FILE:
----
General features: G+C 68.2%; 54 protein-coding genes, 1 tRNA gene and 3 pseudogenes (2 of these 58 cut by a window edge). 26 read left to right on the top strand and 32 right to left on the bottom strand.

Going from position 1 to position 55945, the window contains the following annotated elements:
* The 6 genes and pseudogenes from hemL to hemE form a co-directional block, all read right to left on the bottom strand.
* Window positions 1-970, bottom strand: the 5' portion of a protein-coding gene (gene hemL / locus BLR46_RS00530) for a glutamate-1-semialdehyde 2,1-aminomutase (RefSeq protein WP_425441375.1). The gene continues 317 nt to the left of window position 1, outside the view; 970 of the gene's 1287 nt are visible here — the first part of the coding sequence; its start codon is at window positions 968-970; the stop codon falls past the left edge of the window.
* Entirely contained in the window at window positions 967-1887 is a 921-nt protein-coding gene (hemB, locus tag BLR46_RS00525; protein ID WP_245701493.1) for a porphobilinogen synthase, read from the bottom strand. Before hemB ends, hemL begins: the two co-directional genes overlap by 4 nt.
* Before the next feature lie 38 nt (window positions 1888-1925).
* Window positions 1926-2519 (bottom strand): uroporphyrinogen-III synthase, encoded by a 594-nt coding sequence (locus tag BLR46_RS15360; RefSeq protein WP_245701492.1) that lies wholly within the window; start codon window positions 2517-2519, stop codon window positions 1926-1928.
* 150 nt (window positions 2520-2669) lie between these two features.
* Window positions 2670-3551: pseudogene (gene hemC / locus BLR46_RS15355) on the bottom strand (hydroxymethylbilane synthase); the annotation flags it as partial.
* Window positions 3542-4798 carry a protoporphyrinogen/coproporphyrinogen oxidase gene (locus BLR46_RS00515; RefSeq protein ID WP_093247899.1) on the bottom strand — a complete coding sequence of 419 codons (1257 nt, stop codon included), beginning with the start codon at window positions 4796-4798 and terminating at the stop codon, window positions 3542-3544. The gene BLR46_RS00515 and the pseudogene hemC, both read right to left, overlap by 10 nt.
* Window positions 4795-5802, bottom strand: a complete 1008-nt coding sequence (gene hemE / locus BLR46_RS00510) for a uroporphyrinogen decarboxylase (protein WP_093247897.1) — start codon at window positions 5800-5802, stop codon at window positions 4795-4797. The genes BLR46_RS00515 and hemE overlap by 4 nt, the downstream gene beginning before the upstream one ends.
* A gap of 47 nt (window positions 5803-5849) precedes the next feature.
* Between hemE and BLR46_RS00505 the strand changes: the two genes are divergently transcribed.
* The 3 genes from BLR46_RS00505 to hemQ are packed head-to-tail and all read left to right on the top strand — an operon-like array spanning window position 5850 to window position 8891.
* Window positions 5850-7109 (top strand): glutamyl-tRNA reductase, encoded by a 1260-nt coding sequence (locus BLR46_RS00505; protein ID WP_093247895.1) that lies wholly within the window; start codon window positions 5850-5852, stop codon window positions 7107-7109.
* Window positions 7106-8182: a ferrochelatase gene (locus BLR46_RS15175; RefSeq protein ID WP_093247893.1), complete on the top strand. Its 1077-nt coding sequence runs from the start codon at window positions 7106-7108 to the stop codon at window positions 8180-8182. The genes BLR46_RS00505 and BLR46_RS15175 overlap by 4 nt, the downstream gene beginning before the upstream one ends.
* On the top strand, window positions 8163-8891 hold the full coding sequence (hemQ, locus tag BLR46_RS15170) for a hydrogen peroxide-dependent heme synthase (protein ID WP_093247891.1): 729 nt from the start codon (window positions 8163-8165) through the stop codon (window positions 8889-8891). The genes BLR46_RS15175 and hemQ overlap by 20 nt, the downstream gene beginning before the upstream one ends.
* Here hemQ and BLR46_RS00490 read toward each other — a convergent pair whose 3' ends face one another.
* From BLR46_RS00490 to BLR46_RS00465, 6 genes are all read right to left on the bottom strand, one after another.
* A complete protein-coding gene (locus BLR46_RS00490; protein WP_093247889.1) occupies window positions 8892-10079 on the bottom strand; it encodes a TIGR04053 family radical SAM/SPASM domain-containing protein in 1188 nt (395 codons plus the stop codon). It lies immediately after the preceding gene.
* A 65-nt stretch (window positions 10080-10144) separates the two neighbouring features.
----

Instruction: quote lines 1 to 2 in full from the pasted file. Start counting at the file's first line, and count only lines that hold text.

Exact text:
General features: G+C 68.2%; 54 protein-coding genes, 1 tRNA gene and 3 pseudogenes (2 of these 58 cut by a window edge). 26 read left to right on the top strand and 32 right to left on the bottom strand.

Going from position 1 to position 55945, the window contains the following annotated elements: